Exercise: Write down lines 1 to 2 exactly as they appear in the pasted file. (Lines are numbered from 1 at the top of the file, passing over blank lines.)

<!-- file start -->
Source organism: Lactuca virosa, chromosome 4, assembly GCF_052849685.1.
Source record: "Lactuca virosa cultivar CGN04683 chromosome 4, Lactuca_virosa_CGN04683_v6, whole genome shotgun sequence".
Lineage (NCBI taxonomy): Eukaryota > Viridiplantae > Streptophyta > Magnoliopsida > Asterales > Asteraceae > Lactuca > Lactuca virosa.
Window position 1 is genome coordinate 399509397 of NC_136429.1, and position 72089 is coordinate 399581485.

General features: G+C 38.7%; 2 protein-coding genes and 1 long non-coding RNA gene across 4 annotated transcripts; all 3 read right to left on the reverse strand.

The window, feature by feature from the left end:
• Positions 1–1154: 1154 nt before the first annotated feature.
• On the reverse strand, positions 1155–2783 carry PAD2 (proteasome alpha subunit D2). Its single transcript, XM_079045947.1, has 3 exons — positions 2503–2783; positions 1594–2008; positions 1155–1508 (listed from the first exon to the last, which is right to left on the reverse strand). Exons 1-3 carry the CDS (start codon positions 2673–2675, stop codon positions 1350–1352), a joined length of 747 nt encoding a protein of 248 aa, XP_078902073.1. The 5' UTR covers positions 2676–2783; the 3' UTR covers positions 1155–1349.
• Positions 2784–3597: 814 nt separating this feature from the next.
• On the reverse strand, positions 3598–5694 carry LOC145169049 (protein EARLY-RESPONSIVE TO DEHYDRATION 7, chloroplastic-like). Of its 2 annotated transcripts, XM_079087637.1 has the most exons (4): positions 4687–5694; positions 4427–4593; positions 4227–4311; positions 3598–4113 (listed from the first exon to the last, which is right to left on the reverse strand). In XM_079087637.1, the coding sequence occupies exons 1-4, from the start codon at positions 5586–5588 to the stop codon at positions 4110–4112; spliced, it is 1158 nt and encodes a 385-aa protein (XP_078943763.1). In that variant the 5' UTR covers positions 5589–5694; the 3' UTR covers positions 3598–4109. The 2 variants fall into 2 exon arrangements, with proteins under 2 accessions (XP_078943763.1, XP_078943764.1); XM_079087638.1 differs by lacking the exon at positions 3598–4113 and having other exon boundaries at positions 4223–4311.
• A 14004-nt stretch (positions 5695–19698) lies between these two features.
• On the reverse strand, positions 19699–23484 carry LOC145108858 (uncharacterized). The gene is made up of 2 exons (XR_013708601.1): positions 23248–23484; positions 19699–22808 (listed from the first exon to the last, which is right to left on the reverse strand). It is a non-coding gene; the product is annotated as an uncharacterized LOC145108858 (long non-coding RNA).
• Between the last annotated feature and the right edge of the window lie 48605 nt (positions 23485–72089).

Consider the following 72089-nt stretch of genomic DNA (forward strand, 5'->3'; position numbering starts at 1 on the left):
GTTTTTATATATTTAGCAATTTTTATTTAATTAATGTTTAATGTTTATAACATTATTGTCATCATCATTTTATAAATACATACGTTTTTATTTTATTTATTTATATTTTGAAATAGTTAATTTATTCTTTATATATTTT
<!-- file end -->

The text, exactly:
Source organism: Lactuca virosa, chromosome 4, assembly GCF_052849685.1.
Source record: "Lactuca virosa cultivar CGN04683 chromosome 4, Lactuca_virosa_CGN04683_v6, whole genome shotgun sequence".